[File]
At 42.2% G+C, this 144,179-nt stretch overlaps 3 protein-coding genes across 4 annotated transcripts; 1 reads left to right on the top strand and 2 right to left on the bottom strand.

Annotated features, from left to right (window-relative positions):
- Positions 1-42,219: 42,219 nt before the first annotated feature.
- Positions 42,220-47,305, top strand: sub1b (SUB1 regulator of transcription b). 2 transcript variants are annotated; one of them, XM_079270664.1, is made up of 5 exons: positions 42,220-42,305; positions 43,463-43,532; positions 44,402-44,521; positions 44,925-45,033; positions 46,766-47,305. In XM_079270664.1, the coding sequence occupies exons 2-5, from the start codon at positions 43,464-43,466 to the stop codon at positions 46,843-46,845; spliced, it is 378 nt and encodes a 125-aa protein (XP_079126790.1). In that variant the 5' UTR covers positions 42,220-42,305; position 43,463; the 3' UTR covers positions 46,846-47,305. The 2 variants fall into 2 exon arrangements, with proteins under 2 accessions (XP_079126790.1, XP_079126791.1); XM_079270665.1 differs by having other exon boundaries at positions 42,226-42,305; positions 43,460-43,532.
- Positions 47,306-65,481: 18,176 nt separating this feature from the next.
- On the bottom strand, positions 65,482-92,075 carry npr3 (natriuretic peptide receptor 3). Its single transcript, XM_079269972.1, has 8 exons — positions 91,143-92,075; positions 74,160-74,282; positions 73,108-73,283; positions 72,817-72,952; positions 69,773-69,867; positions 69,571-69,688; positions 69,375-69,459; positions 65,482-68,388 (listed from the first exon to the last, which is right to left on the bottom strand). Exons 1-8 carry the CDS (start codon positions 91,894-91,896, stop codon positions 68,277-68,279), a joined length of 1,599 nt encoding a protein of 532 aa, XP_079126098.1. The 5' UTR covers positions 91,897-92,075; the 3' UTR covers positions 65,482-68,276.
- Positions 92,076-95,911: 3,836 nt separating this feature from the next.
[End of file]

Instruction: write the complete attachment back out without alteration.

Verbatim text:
At 42.2% G+C, this 144,179-nt stretch overlaps 3 protein-coding genes across 4 annotated transcripts; 1 reads left to right on the top strand and 2 right to left on the bottom strand.

Annotated features, from left to right (window-relative positions):
- Positions 1-42,219: 42,219 nt before the first annotated feature.
- Positions 42,220-47,305, top strand: sub1b (SUB1 regulator of transcription b). 2 transcript variants are annotated; one of them, XM_079270664.1, is made up of 5 exons: positions 42,220-42,305; positions 43,463-43,532; positions 44,402-44,521; positions 44,925-45,033; positions 46,766-47,305. In XM_079270664.1, the coding sequence occupies exons 2-5, from the start codon at positions 43,464-43,466 to the stop codon at positions 46,843-46,845; spliced, it is 378 nt and encodes a 125-aa protein (XP_079126790.1). In that variant the 5' UTR covers positions 42,220-42,305; position 43,463; the 3' UTR covers positions 46,846-47,305. The 2 variants fall into 2 exon arrangements, with proteins under 2 accessions (XP_079126790.1, XP_079126791.1); XM_079270665.1 differs by having other exon boundaries at positions 42,226-42,305; positions 43,460-43,532.
- Positions 47,306-65,481: 18,176 nt separating this feature from the next.
- On the bottom strand, positions 65,482-92,075 carry npr3 (natriuretic peptide receptor 3). Its single transcript, XM_079269972.1, has 8 exons — positions 91,143-92,075; positions 74,160-74,282; positions 73,108-73,283; positions 72,817-72,952; positions 69,773-69,867; positions 69,571-69,688; positions 69,375-69,459; positions 65,482-68,388 (listed from the first exon to the last, which is right to left on the bottom strand). Exons 1-8 carry the CDS (start codon positions 91,894-91,896, stop codon positions 68,277-68,279), a joined length of 1,599 nt encoding a protein of 532 aa, XP_079126098.1. The 5' UTR covers positions 91,897-92,075; the 3' UTR covers positions 65,482-68,276.
- Positions 92,076-95,911: 3,836 nt separating this feature from the next.